By the time the Bryn Mawr Summer School for Women Workers was founded, the noise of the factory had progressed from spinning jennies to conveyors and assembly line belts, automated looms, and threshers. Garment workers made up a majority of the School’s students, but it also drew workers from food factories, tobacco plants, and the electric industry — many of the women, almost entirely immigrants in the early years, arrived malnourished, fatigued, diseased, or homeless. Though the curricula was shaped by the philosophy of John Dewey — progressive and experiential — it was led by two socialist feminists, M. Carey Thomas (Bryn Mawr’s first woman president) and Hilda Worthington Smith, the latter of whom personally saw to the Summer School’s integration, many years before the college. One hundred workers were taught each summer by luminaries like WEB Du Bois, Margaret Sanger, Eleanor Roosevelt, Frances Perkins, Walter Reuther, and others, and students needed to realize only two credentials to apply: an elementary school education and two years of industrial experience. Among other direct actions, the women faculty workers organized protests against the college’s treatment of its largely Black groundskeepers and domestic workers, staging a student walk-out. The documentary The Women of Summer (1985) speaks further to the tension between liberal academics and labor organizers that would ultimately lead to the School’s undoing, but not before it educated a generation of future labor leaders, many of whom went on to become trade union chairpersons and local stewards. I first came across mention of the School nearly 15 years ago, during an extended unpaid internship, via fleeting notice in the back pages of a thirty-year-old issue of Chicago Review.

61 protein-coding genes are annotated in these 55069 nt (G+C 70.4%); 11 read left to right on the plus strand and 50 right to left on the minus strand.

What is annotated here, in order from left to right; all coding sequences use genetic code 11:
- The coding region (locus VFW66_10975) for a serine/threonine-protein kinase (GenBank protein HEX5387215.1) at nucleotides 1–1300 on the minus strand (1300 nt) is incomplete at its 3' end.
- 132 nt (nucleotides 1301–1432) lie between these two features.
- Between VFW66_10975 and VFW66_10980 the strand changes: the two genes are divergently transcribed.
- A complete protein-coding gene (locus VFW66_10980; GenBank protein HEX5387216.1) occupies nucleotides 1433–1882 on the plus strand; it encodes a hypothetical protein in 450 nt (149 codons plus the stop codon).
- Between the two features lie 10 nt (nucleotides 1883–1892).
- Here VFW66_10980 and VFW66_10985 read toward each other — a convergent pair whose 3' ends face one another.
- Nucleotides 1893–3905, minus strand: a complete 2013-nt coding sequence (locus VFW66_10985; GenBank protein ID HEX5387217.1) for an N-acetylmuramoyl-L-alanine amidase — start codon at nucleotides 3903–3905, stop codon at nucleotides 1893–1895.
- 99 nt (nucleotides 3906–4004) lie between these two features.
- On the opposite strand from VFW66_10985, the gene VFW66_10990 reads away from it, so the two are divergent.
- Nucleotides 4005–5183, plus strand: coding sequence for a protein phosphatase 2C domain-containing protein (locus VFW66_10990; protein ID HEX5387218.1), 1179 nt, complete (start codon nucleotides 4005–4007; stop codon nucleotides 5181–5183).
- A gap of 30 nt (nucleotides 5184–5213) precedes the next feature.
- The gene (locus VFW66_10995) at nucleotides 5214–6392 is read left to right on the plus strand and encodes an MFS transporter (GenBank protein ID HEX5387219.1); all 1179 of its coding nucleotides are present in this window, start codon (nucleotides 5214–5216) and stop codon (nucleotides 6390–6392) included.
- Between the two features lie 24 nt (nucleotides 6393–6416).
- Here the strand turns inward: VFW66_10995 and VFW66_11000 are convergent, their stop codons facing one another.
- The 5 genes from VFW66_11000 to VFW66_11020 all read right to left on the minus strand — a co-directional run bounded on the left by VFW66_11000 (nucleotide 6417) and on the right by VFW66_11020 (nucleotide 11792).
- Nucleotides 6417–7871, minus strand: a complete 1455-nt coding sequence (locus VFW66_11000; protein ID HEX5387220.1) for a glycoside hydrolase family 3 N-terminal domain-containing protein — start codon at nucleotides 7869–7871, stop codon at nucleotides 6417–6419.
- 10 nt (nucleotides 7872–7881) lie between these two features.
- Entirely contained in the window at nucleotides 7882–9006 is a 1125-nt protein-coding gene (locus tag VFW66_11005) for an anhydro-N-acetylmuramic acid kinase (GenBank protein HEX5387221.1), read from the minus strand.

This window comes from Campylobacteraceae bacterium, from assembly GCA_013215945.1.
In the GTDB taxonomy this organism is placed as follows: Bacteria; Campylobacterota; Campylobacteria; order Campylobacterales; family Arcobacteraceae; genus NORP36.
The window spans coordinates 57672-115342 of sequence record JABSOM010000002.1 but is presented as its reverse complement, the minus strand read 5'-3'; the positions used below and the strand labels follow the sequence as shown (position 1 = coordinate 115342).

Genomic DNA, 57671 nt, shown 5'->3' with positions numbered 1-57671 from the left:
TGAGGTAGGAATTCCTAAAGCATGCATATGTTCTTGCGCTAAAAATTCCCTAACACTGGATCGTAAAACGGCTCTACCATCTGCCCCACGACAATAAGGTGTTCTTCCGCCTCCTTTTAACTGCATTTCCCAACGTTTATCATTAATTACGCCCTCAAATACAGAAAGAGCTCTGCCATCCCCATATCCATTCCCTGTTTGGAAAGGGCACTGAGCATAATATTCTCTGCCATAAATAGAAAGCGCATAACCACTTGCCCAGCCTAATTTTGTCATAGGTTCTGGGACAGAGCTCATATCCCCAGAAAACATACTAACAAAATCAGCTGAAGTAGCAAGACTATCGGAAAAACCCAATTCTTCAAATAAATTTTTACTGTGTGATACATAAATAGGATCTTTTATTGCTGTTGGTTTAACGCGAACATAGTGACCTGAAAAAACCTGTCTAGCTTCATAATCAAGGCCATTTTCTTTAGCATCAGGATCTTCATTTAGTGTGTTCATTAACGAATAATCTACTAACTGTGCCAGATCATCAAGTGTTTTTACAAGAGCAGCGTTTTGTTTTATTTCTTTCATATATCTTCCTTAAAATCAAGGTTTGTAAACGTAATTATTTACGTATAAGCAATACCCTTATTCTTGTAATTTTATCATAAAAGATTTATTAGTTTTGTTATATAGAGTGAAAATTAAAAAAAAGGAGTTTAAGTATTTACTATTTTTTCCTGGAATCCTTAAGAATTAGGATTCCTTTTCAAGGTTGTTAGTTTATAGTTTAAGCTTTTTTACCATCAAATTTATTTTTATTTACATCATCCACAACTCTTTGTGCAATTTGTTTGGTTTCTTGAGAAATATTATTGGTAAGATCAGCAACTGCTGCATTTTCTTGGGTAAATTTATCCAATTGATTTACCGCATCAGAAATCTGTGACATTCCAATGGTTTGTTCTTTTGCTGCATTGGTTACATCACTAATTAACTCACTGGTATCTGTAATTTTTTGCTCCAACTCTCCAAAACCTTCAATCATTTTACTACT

It was like finding a geode in a gravel pit.
“Well I joined the union and got two dollars a week increase; the operators got twelve and a half cents per dress; the finishers got seven and a half cents; the cutters were on piece work and they were put on week work at forty dollars a week. We went back to work the next morning. Now our boss cannot tell us, ‘If you don’t like it, you can get the Hell out.’”
—Mary C., “My First Strike,” 1933 (reprinted in the Bryn Mawr Daisy)
Governed by the Factory Bell